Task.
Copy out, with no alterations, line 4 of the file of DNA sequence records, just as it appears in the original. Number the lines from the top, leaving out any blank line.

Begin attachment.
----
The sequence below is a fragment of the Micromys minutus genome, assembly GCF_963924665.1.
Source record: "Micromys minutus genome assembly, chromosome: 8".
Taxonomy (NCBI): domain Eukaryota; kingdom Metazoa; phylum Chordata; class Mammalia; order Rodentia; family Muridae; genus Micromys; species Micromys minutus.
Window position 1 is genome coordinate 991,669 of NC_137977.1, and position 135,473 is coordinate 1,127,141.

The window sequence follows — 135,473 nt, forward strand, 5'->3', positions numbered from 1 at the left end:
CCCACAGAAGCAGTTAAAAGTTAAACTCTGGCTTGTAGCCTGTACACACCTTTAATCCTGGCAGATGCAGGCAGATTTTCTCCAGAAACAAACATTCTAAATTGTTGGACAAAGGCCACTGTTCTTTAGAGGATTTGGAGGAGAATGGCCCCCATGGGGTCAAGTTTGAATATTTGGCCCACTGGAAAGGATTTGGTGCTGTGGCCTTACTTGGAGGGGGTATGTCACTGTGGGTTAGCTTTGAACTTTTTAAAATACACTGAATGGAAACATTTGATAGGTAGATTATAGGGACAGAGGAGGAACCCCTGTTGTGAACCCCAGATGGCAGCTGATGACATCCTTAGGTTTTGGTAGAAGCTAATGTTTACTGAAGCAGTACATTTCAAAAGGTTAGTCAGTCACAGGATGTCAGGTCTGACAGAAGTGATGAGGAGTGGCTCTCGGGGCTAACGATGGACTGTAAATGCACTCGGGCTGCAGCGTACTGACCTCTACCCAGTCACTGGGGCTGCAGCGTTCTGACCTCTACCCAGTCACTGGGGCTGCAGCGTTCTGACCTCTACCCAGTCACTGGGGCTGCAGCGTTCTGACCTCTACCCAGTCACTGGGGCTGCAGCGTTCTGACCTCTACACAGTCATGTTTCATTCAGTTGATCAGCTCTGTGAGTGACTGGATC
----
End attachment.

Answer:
Window position 1 is genome coordinate 991,669 of NC_137977.1, and position 135,473 is coordinate 1,127,141.